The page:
1. Now THIS is narcissism! It’s long, but go ahead and read it. This was Madonna’s “tribute” to the late Aretha Franklin at the VMAs this week:
Aretha Louise Franklin changed the course of my life. I left Detroit when I was 18. $35 in my pocket. My dream was to make it as a professional dancer.
After years of struggling and being broke, I decided to go to auditions for musical theater. I heard the pay was better. I had no training or dreams of ever becoming a singer, but I went for it. I got cut, and rejected from every audition. Not tall enough. Not blends-in enough, not 12-octave range enough, not pretty enough, not enough, enough. And then, one day, a French disco sensation was looking for back-up singers and dancers for his world tour. I thought, “Why not?” The worst that can happen is I could go back to getting robbed, held at gunpoint and being mistaken for a prostitute in my third floor walk-up that was also a crack house. So I showed up for the audition, and two very large French record producers sat in the empty theater, daring me to be amazing. The dance audition went well. Then they asked if I had sheet music and a song prepared. I panicked. I had overlooked this important part of the audition process. I had to think fast. My next meal was on the line. Fortunately, one of my favorite albums was “Lady Soul” by Aretha Franklin. I blurted out, “You Make Me Feel.” Silence. “You Make Me Feel Like A Natural Woman.” Two French guys nodded at me. I said, “You know, by Aretha Franklin.” Again, “Mmmhmm.” They looked over at the pianist. He shook his head. “I don’t need sheet music,” I said, “I know every word. I know the song by heart, I will sing it a cappella.” I could see that they did not take me seriously. And why should they? Some skinny a– white girl is going to come up here and belt out a song by one of the greatest soul singers that ever lived? A cappella? I said, “Bitch, I’m Madonna.”
No, I didn’t. I didn’t say that. Cause I wasn’t Madonna yet. I don’t know who I was. I don’t know what I said. I don’t know what came over me. I walked to the edge of the pitch black stage and I started singing. When I was finished and drenched in nerve sweat. Y’all know what this is, right, nerve sweat? They said, “We will call you one day, and maybe soon.” So weeks went by and no phone call. Finally, the phone rang, and it was one of the producers, saying, (French accent) “We don’t think you are right for this job.” I’m like, “Why are you calling me?” He replied, “We think you have great potentials. You are rough for the edges but there is good rawness. We want to bring you to Paris and make you a star.” We will put you in a studio . . . it sounded good, and I wanted to live in Paris and also I wanted to eat some food. So, that was the beginning of my journey as a singer. I left for Paris.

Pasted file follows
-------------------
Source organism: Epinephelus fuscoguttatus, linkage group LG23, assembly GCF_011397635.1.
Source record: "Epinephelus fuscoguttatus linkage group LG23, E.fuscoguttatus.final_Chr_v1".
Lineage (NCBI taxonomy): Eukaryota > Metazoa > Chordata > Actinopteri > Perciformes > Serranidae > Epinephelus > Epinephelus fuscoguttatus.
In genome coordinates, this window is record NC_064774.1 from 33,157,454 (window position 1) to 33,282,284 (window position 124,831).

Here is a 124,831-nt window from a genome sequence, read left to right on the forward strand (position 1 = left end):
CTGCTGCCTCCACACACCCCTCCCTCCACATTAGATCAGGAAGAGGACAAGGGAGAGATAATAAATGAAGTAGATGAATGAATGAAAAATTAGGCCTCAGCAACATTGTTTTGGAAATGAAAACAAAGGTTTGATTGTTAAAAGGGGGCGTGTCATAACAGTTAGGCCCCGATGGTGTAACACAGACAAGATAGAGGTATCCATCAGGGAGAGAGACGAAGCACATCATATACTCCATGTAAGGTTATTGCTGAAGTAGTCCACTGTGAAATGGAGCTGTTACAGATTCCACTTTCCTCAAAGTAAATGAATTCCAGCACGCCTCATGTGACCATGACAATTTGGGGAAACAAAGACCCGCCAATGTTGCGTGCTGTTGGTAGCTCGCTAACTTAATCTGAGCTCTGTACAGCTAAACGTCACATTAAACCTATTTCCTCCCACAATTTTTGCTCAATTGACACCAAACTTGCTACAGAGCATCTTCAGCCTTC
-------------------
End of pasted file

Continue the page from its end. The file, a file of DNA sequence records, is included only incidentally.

But I came back a few months later, because I had not earned the luxury life I was living. It felt wrong. They were good people. But I wanted to write my own songs and be a musician, not a puppet. I needed to go back home and learn to play guitar, and that is exactly what I did. And the rest is history.
So, you are probably all wondering why I am telling you this story. There is a connection. Because none of this would have happened, could have happened, without our lady of soul. She led me to where I am today. And I know she influenced so many people in this house tonight, in this room tonight. And I want to thank you, Aretha, for empowering all of us. R-e-s-p-e-c-t. Long live the queen.
Another anecdote I would like to share: In 1984, this is where the first VMAs were, in this very building. I performed at this show. I sang “Like a Virgin” at the top of a cake. On the way down, I lost a shoe, and then I was rolling on the floor. I tried to make it look like it was part of the choreography, looking for the missing stiletto. And my dress flew up and my butt was exposed, and oh my God, quelle horreur. After the show, my manager said my career was over. LOL.
The fact that Madonna is getting flack for this is almost as funny as the fact that she would think a long monologue about herself qualified as an appropriate tribute to Franklin. This is a manageable mental illness, but it is pathological, and Madonna is an extreme narcissist in a business that produces them in bushels. But didn’t everyone know that? Why, knowing that this woman only sees the world in terms of how it can advance her interests, would anyone entrust her with giving a tribute to anyone else? That’s rank incompetence.
Narcissists are incapable of ethical reasoning, since ethics requires caring about someone other than yourself. Madonna’s “tribute” is a valuable window into how such people think. Madonna really thought the nicents thing she could say about Aretha Franklin is that she made a cameo appearance in Madonna’s epic life.
2. Next, a ventriloquist act! Continue reading